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date: 03 March 2024


A Dictionary of African Politics

Nic Cheeseman,

Eloïse Bertrand,

Sa’eed Husaini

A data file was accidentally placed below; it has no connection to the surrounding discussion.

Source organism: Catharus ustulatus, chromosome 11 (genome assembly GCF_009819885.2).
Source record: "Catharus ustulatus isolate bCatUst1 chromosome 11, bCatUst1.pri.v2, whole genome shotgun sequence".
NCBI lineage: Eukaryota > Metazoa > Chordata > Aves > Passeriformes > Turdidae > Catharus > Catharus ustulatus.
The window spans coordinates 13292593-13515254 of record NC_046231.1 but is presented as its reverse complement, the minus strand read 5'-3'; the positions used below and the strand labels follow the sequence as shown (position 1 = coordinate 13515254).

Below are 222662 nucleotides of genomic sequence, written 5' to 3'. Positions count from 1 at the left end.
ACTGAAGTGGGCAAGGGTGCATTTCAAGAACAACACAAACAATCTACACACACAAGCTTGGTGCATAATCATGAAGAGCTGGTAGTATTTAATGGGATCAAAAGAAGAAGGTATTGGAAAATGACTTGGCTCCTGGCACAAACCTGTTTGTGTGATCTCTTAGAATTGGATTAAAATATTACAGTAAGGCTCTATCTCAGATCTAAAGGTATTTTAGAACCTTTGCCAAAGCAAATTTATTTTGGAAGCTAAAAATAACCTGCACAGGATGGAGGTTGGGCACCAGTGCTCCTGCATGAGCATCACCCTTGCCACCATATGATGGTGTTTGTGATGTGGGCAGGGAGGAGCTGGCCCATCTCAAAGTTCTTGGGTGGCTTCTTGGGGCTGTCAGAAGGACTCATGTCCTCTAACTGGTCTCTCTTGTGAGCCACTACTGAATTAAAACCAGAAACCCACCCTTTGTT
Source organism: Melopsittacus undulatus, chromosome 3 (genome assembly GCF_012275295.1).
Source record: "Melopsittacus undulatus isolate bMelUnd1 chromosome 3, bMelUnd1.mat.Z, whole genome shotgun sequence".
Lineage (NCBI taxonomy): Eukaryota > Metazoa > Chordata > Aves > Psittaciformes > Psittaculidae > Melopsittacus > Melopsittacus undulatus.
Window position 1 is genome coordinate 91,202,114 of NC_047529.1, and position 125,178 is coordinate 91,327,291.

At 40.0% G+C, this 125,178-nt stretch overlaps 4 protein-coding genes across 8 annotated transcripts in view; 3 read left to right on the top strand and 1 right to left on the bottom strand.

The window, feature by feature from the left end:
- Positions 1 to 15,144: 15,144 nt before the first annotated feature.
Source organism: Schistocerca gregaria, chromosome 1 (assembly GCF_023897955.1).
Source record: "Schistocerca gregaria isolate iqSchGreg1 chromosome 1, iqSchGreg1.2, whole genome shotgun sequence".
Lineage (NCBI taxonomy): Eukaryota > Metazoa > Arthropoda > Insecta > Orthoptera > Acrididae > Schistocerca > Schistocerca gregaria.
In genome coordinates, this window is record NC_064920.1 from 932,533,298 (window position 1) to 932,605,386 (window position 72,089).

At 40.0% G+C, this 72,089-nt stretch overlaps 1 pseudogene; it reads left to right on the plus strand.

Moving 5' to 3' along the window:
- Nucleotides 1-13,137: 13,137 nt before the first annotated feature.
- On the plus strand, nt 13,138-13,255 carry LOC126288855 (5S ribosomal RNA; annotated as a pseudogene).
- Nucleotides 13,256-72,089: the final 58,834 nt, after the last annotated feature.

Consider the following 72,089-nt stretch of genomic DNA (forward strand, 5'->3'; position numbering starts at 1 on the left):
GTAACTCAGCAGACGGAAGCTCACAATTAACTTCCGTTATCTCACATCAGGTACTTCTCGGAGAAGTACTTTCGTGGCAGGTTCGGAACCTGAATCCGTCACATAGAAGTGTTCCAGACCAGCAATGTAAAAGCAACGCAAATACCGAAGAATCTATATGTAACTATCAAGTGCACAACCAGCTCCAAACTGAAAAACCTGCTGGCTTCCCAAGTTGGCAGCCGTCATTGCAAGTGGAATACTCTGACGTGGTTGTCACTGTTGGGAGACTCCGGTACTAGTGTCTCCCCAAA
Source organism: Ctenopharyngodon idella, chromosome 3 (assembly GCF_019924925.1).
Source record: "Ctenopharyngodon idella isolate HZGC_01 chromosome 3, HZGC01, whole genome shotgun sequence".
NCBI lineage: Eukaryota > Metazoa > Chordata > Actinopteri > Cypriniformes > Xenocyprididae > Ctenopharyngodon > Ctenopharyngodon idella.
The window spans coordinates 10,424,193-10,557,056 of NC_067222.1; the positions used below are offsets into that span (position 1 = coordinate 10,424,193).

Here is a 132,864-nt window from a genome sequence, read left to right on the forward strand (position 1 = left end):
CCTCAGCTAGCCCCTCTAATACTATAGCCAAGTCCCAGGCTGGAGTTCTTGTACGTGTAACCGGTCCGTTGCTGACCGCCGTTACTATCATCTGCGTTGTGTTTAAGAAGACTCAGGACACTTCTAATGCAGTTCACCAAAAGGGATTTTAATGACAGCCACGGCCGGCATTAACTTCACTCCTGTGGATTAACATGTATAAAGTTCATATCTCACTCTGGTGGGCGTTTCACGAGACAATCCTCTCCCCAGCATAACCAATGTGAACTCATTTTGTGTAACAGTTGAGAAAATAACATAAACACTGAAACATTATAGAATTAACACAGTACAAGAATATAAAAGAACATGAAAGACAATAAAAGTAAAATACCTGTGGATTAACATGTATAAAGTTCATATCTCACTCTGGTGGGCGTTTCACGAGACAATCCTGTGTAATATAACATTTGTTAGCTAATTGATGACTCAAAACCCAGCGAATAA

An English term that is commonly used in *anglophone Africa to refer to the process of politicians switching parties, and hence crossing the floor of the legislature, usually moving from the opposition benches to the government ones, having been co-opted by the ruling party. The term originates in ‘Westminster’ systems of government (i.e. those similar to the British model) in which it is traditional for government and opposition MPs to sit facing one another on different sides of the aisle. Members of parliament leaving one party to join another therefore literally have to cross the floor between the two sets of seats in order to join their new allies.... ...

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